Trainers, sneakers… call them what you will, sports shoes aren’t going anywhere, and it turns out the trends change as quickly as everything else we love to wear. As they’re now a staple for everyone’s wardrobes, we’re keen to know what we should be investing right now.
But as we don’t have a fashion crystal ball (although that would be fabulous), we turned to expert Emily Gordon-Smith, head of fashion at Stylus, an innovation research and advisory company that gauges consumer behaviour to work out just what people might be shopping for in the future. Thanks to Gordon-Smith, we know the five key sneaker trends everyone will want to be seen in. Keep scrolling to find out what you need to invest in now to stay ahead of the trainer game.
“A look that remains relevant and popular in 2018 is the white sneaker, which will be rebooted with an exaggerated moulded sole that creates an overblown silhouette. A muted palette of whites, pastels and some metallics will offer an ultra-modern look. Detailing will be kept to a minimum, featuring only subtle touches like a bias frill.”
“In the U.S., 75% of sneakers are bought for aesthetics and lifestyle rather than performance. Authenticity is key here, with designs staying true to classic sneaker styles and colours (blue, red and white) while being sympathetic to the wider trend towards ‘sports for fashion, not for fitness.”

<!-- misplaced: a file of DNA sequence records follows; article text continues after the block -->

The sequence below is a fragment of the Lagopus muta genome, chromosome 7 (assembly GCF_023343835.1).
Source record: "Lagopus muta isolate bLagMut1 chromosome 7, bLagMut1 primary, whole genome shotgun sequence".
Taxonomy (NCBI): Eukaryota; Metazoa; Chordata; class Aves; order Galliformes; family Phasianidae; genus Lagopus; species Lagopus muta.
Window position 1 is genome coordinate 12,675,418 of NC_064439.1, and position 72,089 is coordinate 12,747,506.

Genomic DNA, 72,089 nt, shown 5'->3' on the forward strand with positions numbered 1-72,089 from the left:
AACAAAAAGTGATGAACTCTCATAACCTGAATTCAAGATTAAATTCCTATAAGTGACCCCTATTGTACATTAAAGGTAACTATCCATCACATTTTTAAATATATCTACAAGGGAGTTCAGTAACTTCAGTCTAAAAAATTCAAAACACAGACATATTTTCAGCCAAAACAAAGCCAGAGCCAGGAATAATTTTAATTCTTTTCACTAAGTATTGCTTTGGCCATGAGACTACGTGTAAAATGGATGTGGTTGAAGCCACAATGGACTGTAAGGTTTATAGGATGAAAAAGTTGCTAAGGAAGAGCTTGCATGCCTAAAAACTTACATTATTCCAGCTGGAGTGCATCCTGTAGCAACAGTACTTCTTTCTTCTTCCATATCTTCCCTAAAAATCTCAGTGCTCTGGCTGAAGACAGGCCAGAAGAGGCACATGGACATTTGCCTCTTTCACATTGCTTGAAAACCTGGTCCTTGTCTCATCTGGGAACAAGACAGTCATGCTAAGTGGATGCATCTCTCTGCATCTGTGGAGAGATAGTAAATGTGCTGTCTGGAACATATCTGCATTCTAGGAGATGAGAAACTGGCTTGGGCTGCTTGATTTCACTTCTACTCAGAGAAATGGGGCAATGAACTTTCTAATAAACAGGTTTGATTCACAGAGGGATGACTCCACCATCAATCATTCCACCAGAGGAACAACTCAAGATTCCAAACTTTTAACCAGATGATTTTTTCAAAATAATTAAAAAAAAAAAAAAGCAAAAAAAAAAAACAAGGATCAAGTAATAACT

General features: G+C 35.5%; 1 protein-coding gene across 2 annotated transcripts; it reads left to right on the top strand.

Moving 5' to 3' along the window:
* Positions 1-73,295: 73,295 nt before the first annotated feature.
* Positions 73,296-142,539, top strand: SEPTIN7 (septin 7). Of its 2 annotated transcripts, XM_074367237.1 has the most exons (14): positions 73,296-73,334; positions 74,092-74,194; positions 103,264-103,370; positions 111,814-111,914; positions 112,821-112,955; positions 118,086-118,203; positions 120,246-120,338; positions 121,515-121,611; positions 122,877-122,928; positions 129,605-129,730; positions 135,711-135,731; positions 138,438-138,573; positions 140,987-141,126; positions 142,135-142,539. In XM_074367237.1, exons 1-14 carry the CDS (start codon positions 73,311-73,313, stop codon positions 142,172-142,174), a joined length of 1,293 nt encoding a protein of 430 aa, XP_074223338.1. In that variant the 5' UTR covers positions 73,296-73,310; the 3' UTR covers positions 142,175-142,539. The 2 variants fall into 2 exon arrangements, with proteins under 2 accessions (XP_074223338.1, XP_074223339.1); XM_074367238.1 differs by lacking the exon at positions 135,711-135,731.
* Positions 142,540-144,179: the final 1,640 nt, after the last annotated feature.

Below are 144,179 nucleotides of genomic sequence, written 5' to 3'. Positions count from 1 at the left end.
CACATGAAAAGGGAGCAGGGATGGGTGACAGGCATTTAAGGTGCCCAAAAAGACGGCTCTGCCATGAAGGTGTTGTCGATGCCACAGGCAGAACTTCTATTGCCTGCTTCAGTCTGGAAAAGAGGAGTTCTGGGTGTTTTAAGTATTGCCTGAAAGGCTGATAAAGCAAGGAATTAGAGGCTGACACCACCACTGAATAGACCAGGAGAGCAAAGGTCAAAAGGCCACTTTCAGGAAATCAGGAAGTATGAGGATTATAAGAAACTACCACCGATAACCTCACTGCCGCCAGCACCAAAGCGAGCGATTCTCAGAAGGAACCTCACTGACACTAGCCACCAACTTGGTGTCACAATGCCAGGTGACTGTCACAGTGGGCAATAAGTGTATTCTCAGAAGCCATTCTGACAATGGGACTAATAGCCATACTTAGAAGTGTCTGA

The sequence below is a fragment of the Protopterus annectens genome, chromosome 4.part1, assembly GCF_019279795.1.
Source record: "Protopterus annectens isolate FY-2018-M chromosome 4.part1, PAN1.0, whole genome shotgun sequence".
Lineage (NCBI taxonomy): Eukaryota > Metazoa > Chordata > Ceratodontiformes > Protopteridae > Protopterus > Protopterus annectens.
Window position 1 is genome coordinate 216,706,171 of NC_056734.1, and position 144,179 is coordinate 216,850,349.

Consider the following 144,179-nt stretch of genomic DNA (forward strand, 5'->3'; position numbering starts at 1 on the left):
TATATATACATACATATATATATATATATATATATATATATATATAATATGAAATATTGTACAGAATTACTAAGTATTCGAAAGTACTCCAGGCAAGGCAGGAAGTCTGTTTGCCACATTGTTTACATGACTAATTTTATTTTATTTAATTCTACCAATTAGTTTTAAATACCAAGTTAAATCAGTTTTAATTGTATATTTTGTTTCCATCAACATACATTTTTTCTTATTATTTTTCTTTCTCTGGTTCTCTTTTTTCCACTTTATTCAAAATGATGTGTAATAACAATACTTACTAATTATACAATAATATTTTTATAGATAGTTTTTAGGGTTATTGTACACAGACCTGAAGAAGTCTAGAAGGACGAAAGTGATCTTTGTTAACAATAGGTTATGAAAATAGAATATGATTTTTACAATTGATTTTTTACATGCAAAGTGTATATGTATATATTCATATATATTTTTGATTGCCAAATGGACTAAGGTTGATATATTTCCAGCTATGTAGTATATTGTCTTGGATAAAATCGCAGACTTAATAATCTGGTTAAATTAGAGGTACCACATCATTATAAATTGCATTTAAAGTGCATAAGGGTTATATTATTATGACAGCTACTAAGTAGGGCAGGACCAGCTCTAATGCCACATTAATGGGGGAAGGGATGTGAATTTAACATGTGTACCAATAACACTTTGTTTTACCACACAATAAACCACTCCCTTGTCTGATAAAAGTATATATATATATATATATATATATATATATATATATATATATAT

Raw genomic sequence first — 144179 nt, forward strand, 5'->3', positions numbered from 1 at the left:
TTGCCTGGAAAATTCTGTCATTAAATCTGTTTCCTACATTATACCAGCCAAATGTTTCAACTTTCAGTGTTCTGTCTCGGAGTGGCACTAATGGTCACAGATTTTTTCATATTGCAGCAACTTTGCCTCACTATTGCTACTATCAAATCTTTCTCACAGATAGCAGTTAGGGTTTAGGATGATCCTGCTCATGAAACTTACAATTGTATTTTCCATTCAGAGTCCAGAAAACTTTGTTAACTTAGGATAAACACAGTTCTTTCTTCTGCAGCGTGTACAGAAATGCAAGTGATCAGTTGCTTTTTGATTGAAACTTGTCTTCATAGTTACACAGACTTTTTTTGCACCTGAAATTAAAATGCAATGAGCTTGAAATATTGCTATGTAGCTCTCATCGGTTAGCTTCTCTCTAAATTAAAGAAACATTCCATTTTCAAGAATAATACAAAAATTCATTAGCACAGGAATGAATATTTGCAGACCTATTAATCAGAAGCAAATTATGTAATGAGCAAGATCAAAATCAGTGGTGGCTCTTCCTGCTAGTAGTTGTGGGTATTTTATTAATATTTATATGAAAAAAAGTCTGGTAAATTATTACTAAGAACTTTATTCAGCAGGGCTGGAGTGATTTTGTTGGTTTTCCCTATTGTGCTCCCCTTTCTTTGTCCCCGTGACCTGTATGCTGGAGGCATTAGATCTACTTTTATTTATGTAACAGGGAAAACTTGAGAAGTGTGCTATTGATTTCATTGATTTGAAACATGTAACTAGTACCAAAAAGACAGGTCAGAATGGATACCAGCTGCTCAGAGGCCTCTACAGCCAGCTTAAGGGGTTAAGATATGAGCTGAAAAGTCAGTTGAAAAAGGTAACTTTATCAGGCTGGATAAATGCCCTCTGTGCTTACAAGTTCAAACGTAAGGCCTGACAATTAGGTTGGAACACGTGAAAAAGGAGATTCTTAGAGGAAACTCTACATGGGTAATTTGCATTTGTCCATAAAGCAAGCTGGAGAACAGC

“Nostalgia will continue to influence sneaker design, feeding also into our first and fourth trends. The ’90s was known for its over-the-top, chunky trainer silhouettes (think Steve Jobs’s footwear) and neon flashes. Brands will offer colourful, playful looks and exclusive collaborations like the one between Reebok and Lisa Frank.”
“‘Ugly’ fashion is back, and it’s here to stay, extending. We’ll see designers tapping into TV pop culture from the ’90s and ’00s, giving nostalgia its biggest reboot. Clunky is in, along with dirty, greyed-off finishes. Embraced already by luxury brands like Balenciaga and Gucci, we’ll see this look filter down into the mass market, influencing clothing too.”
“Female customers will become the priority for many of the big sneaker brands and for the long haul. We’re seeing a growing female sneakerhead community emerge, which is driving how product rereleases are engineered, influencing design and a move towards unisex styling. Kicked off by Puma x Fenty, this trend—a huge area of growth—will keep gaining momentum.”